Fort Hays State University > About FHSU > Academic Divisions > Forsyth Library > Kansas Heritage > Seward County
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Prentis, Noble Lovely. "History of Kansas". Winfield, KS: E. P. Greer, 1899.
Established on March 20, 1873, Seward County went through several boundary changes. It was expanded on February 22, 1883, to include Kansas (now Morton), Stevens and part of Meade Counties. On March 13, 1885, Meade County was re-established, then on February 20, 1886, Morton and Stevens Counties were re-established. The name of the county was in honor of William H. Seward, a senator from New York and a leader of the anti-slavery wing of the Whig Party.
Many of the early settlers arrived in Seward County after traveling from their former homes in the eastern and midwestern states. Some were of Irish, German and English descents.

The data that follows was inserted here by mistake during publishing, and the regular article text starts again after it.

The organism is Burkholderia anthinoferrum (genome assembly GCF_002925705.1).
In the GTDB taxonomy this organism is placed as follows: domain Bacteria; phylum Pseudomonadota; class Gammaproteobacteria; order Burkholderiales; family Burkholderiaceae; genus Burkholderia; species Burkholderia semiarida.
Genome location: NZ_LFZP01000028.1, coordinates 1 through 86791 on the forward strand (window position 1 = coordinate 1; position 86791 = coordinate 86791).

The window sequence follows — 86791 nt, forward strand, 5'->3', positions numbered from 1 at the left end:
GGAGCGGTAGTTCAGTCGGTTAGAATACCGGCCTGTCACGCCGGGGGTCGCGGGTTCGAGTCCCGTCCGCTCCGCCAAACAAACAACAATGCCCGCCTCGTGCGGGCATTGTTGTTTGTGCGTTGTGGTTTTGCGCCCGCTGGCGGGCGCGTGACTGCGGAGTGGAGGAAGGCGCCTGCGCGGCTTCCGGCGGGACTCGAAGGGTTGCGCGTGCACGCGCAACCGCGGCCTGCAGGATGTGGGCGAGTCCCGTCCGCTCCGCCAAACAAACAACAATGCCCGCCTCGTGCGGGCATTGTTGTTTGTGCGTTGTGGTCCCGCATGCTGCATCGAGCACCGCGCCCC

Like a number of other Kansas counties, there was a county seat war. The now defunct towns of Fargo Springs and Springfield were involved in a bitter fight which along with the county seat war in neighboring Stevens County saw a number of deaths, including the Sheriffs of both Seward and Stevens Counties.
Seward County Historical Society, Inc. "Seward County Kansas". Liberal, KS:K.C. Printers, 1979.
Fitzgerald, Daniel. "Ghost Towns of Kansas". Lawrence: University Press of Kansas, 1988.
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